Designing a Plan

There are three required benefit choices one has to make when designing a plan.

  1. Maximum Daily or Monthly Benefit  -  This is how much money that you want the insurance company to reimburse you on a daily or monthly basis, if you should become eligible for benefits.   Though choosing to receive a Monthly benefit raises your premium, it is worth the added expense.
  2. Benefit Period  -  This is a number of years.  You can choose as few as two years and as many as a lifetime.  This is simply a multiplier that the insurance company uses to calculate your Total Lifetime Benefit.  If you multiply the number of months in the Benefit Period by the Monthly Benefit, you arrive at your Total Lifetime Benefit, often referred to as your “pool of money”.   You should interpret the Benefit Period, as the fewest number of years that the plan will last.  It is actually the pool of money that determines how long your benefits will last.
  3. Elimination Period  -  This is a deductible, which is expressed as a length of time, usually 30, 60 or 90 days.  Most people choose a 90 day elimination period with a zero day, home care elimination period rider. 

Optional Benefit Riders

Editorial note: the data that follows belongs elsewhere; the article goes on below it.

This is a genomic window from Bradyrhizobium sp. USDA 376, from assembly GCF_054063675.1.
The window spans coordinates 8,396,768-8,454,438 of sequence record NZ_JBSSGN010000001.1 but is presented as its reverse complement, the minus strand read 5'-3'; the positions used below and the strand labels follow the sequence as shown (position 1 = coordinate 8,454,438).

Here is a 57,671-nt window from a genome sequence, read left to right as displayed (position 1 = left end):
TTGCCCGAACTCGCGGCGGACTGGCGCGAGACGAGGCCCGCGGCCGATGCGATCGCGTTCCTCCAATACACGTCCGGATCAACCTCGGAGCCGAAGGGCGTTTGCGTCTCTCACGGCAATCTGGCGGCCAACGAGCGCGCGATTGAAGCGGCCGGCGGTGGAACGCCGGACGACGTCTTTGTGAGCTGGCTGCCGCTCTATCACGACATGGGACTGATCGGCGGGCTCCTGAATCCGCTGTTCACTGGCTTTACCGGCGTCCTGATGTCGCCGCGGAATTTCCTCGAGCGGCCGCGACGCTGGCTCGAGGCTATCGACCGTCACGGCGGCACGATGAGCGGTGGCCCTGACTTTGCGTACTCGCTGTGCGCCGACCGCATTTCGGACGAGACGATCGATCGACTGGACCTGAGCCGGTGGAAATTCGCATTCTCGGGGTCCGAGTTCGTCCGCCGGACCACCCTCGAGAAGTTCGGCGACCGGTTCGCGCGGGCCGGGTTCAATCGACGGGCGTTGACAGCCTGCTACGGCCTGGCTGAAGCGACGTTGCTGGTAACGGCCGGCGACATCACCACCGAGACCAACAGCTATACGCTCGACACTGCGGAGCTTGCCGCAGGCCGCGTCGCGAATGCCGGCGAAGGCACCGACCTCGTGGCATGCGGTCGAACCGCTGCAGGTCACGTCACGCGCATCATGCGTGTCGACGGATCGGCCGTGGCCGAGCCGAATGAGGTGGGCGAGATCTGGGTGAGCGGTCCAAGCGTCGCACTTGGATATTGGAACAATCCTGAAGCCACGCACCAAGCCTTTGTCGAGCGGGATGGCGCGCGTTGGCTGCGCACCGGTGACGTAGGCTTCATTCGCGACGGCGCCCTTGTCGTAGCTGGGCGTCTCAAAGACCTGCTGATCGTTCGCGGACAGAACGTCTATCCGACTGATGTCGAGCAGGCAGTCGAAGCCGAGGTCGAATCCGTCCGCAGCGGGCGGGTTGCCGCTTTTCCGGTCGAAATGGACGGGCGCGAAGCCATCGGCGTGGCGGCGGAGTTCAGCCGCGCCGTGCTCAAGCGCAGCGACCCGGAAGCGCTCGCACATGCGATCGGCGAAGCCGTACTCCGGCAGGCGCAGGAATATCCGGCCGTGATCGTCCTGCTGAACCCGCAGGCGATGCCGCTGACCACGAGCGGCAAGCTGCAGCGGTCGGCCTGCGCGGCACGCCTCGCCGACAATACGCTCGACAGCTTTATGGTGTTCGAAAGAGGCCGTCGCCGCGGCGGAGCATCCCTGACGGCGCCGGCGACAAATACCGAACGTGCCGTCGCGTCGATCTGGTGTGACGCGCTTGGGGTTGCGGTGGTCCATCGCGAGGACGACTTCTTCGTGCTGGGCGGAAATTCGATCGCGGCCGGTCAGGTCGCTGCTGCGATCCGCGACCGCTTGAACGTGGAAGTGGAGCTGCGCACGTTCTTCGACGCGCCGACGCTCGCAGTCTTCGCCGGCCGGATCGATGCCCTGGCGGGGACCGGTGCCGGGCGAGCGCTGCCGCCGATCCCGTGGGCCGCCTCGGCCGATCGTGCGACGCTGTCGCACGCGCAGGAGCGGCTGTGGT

Inflation Protection  -  If you are below the age of 70 you should seriously consider the affect that the rising cost of health care will have on the value of your pool of money.  $100,000 today will not buy the same amount of care in 15 years as it will today.  So the younger you are, the more inflation protection you want to incorporate into your plan.  You can purchase up to 6% compound inflation protection with some plans.

Waiver of Home Care Elimination Period  -  This rider allows you to start receiving benefits as soon as you come home from a skilled care facility,  i.e. hospital, nursing home, rehabilitation facility.

Shared Care  -  Most couples see the value in joining their separate pools of money, to create a shared pool of money.  This doubles the amount of money available to either of the partners should they exhaust their original amount of money.  If one partner dies, and still has benefits left, the surviving partner inherits those benefits.  However, they no longer have to pay the deceased’s premium.  In essence, the surviving spouse may double their benefits and cut their premium in half or by an even greater amount.